Ticinese miners wore thick hats and durable pants, which helped protect them from the intensity of the Australian sun in addition to poisonous wildlife. Blowflies, in particular, annoyed Ticinese miners as they ruined food and infested anything made from wool.

I could not sleep that night, nor for many nights after in that tent. I had never come across such a thing. I was cold and the worst of it was the hunger, the number of fleas and lice that crawled all over me, and the mice at my neck and ears all night long.

Excerpt from the diary of Beniamino Casarotti
Aside from scarce rations, consumption and dysentery were rampant, and horrendous accidents occurred with alarming regularity. Competition from other migrants was fierce as well. Historians estimate that over 500,000 came to Australia as 'diggers' in the first years of the gold rush. The majority were British or Irish, but over 40,000 Chinese miners – a figure twenty times larger than that of the number of Ticinese – also arrived too. Violence too was an unavoidable part of everyday life in the tent villages. One notable insurrection took place in Eureka, just outside of Ballarat in 1854, in which miners revolted against the high license fees needed for access to the gold fields. Australian soldiers and police attempted to quell the riot, killing about 30 miners in the process. Although the Ticinese tended to band together and organize labor among themselves, only a handful became rich from mining.
Eureka Stockade riot, Ballarat, John Black Henderson, 1854.
Eureka Stockade riot, Ballarat, John Black Henderson, 1854. State Library New South Wales

Impact and Legacy

Far away from home and lacking fluency in English, many Ticinese returned to Ticino by the late 1850s and early 1860s. Those who decided to stay in Australia often went into farming thanks to liberal property laws. They intermarried with Catholic Irish and Italian immigrants, and so Ticinese surnames can be found across Victoria today. Some Ticinese earned enough capital to finance the emigration of their families to Australia. Others, still hungry for gold and adventure, moved farther afield to stake their claims in the goldfields of California, New Zealand, and Canada. Some Ticinese gravitated towards the commercial opportunities in 'Marvellous Melbourne', which would emerge as Australia’s industrial and financial capital as a result of the enormous wealth generated by the Jim Crow Goldfields. Formerly considered wastelands, the Ticinese miners’ tent settlements would blossom into cities and thriving towns. Ticinese participation in the Australian Gold Rush of the 1850s helped increase Australia’s population, strengthen its economy, and lead to the emergence of a distinct Australian national identity. The Ticinese thus played a small, but still pivotal and meaningful role in shaping the fortunes of South Australia.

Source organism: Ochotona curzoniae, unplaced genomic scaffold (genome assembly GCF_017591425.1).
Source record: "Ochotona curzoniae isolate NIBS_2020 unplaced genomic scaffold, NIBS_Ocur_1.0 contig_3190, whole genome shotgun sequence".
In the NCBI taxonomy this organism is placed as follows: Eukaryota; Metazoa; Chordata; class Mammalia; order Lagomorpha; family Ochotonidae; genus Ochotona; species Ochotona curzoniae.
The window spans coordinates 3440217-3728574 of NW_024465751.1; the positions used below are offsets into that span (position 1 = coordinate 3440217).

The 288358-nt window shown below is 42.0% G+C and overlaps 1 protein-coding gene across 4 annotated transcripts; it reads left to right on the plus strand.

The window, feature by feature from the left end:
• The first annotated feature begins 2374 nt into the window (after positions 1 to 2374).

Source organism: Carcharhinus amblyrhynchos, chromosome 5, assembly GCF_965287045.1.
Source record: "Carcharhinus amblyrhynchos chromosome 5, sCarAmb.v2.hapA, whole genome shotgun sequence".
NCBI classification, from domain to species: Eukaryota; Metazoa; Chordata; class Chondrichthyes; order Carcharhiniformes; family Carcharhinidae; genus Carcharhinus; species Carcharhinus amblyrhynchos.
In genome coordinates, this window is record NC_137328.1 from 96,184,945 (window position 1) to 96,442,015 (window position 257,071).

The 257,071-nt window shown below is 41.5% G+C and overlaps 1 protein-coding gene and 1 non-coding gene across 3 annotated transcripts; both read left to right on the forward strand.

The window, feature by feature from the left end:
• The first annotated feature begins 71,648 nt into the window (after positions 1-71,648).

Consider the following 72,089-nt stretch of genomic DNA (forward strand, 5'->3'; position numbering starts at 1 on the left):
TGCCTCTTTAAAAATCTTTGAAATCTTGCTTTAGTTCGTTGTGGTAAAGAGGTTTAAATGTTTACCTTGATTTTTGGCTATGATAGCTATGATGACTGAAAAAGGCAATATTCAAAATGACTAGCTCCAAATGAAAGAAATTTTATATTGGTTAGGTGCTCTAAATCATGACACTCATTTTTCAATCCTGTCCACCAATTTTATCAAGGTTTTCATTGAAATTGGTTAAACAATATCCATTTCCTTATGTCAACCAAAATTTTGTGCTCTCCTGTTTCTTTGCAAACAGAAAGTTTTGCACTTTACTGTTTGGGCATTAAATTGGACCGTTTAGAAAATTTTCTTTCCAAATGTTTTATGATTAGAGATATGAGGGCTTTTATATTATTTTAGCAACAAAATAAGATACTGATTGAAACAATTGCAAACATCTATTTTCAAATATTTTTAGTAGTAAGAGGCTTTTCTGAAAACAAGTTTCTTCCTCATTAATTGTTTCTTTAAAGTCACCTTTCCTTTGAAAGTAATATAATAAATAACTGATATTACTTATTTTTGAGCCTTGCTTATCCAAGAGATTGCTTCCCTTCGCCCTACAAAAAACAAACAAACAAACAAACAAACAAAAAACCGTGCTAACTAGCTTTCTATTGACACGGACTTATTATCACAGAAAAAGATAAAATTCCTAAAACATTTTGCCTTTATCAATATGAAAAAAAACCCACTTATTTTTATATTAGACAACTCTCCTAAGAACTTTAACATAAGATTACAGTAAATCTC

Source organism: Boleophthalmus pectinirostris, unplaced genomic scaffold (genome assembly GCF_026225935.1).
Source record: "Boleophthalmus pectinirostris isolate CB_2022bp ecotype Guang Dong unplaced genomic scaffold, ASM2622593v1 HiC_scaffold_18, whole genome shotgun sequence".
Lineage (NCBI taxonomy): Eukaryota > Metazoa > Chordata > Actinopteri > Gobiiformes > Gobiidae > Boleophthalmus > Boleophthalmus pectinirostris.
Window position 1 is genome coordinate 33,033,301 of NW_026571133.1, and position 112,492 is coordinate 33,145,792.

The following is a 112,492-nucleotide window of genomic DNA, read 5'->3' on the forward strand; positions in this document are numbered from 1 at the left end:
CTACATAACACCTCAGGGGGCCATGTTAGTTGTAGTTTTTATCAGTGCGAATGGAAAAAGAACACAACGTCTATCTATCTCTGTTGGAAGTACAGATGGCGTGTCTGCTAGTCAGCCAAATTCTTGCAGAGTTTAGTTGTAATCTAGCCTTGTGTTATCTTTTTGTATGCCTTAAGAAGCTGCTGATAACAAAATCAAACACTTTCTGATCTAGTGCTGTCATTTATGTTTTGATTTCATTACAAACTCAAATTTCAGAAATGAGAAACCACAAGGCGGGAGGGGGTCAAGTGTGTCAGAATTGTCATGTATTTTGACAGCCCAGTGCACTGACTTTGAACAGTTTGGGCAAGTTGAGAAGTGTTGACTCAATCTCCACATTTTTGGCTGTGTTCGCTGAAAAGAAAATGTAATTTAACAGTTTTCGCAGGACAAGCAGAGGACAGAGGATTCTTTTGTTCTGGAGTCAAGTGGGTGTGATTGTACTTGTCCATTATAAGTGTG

In the community of Hepburn Springs in Victoria, the Ticinese influences are still present: not only in an annual 'Swiss-Italian Festa', but also in the name of the 'Locarno Springs'.
In the community of Hepburn Springs in Victoria, the Ticinese influences are still present – not only in an annual 'Swiss-Italian Festa', but also in the name of the 'Locarno Springs'. Wikimedia
A house called 'Locarno' in Yandoit, 1989.
A house called 'Locarno' in Yandoit, 1989. State Library Victoria / John T. Collins